Ten years ago, if anyone would have told me that today I’d be considering higher levels of broadcast television (ABC/NBC/CBS/Fox) due to rapidly declining cable subscription levels, I might have given them a questioning side-eye. But this is increasingly the case. Cord-cutting is REAL and we need to find ways to adapt.
Until recent years, satellite and cable subscriptions were on the rise as consistent development deals and better programming gave consumers higher-quality viewing options on networks previously considered second-tier. Now, better content is still being developed, but it is for such providers as Netflix, Hulu, YouTube and CBS All Access. Consumers have even more choices and, as a result, we must think differently about our TV buying strategies. This means a focus on purchasing real-time eyeballs and content over platforms. It also means a resurgence in viability and refreshed relevance for traditional broadcast television.
According to Nielsen’s TV panel (FEB 2019), one in every seven homes is now considered over-the-air (OTA) — up 48% from eight years ago. The rate of change has been steadily increasing since 2014.
A huge takeaway here is the increased amount of traditional TV watched by OTA TV households — as evidenced by the graph below. As a country, we continue to average more than four hours of TV consumption per day (!), but the largest difference between the total U.S. viewing and OTA households is the amount of traditional broadcast TV watched by each group. OTA broadcast viewing makes up nearly three hours of total time-spent for OTA households. That is 79% higher than the total U.S. average. So as OTA numbers continue to grow, so will broadcast viewing.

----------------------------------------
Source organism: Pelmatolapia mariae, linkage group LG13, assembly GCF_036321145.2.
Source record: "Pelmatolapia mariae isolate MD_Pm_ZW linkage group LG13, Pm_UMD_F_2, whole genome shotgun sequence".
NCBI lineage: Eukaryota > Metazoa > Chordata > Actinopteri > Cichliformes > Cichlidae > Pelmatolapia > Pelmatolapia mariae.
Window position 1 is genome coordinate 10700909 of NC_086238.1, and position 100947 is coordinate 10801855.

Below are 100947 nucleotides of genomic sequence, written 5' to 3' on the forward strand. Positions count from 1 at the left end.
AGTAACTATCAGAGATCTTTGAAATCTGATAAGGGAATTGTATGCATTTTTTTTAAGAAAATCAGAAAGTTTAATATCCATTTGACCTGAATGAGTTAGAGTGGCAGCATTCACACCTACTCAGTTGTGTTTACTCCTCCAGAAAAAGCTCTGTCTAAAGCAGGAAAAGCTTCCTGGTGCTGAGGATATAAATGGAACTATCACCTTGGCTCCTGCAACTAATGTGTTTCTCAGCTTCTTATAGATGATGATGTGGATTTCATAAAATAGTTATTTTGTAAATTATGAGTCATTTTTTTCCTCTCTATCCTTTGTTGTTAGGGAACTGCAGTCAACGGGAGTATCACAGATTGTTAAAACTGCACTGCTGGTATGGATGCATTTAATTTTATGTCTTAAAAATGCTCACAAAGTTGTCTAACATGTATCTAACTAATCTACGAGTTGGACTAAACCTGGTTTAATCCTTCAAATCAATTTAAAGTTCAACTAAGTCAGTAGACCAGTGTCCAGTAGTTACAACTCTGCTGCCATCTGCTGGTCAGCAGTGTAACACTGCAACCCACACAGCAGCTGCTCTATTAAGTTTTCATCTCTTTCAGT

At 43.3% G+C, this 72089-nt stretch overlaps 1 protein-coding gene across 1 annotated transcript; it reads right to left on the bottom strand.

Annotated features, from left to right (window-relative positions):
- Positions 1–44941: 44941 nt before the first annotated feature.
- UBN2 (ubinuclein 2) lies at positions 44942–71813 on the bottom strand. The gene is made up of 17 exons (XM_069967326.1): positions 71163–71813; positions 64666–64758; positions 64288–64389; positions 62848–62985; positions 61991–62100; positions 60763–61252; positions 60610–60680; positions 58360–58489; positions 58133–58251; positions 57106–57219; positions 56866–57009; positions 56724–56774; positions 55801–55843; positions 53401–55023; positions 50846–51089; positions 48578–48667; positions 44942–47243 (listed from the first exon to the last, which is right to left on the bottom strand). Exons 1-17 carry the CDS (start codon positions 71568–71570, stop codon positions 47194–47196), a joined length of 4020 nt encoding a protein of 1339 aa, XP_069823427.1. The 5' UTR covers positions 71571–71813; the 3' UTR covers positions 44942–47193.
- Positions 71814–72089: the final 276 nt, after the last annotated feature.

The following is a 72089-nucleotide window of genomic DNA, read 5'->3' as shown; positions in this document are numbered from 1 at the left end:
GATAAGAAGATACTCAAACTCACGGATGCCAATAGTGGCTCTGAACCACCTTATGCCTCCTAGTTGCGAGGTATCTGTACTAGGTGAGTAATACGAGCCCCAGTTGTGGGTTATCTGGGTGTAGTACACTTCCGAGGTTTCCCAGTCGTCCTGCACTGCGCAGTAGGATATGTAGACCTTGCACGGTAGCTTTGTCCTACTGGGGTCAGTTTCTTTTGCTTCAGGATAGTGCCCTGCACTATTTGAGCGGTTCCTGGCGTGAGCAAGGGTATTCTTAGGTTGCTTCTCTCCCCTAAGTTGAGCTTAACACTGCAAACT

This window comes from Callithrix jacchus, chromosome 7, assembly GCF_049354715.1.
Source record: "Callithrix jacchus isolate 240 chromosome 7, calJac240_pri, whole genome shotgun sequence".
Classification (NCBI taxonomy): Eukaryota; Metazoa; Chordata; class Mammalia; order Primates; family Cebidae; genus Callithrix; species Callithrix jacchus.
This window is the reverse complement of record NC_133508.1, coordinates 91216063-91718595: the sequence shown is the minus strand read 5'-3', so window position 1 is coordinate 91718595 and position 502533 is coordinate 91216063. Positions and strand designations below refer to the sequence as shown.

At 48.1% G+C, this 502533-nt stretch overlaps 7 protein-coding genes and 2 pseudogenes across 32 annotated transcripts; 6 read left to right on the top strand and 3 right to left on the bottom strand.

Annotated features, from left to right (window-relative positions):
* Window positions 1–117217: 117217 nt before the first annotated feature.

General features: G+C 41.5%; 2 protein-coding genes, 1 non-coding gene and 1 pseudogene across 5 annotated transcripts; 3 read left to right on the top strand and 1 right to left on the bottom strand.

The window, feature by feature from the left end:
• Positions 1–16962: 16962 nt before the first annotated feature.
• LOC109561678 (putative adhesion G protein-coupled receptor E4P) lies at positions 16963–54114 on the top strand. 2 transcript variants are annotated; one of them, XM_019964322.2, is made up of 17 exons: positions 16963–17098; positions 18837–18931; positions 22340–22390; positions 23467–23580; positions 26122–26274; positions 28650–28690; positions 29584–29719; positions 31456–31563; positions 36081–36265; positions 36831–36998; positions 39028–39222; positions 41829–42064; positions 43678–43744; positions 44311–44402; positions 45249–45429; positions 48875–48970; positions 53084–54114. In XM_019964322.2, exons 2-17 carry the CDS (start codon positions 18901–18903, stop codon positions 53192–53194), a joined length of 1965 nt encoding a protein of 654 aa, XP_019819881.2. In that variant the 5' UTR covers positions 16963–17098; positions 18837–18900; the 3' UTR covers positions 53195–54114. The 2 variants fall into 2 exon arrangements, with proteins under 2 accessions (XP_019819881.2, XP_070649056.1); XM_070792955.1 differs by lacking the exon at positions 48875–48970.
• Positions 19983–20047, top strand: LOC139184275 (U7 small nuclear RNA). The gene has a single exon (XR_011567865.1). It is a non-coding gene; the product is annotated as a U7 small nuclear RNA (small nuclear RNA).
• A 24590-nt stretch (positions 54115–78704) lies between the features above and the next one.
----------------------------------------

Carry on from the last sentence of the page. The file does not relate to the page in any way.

Also noteworthy here is the amount of traditional broadcast television watched by homes that subscribe to video-on-demand services, such as Netflix (SVOD). These homes still watch roughly the same amount of traditional TV as the total U.S. — about 1.5 hours/day. SVOD services have not led to decreased viewing in any area outside of cable/other.
This doesn’t just mean greater TV access to key demographics. It is also important to advertisers because this viewing is done live – not in playback. That translates to a higher overall exposure, more recall and even more real-time social engagement. This trend is a huge contributing factor to “The Bachelor” driving an average of 611,000 social interactions per episode in 2018 and to Tyra Banks pulling in 2.2MM social engagements for “America’s Got Talent” in 4Q18 (Source: Nielsen, 1/1/18–12/6/18).
With all the noise and clutter in today’s marketplace, it becomes increasingly difficult for advertising messages to break through. This growth in OTA viewing illuminates a potential path for those brands. Let’s take a walk.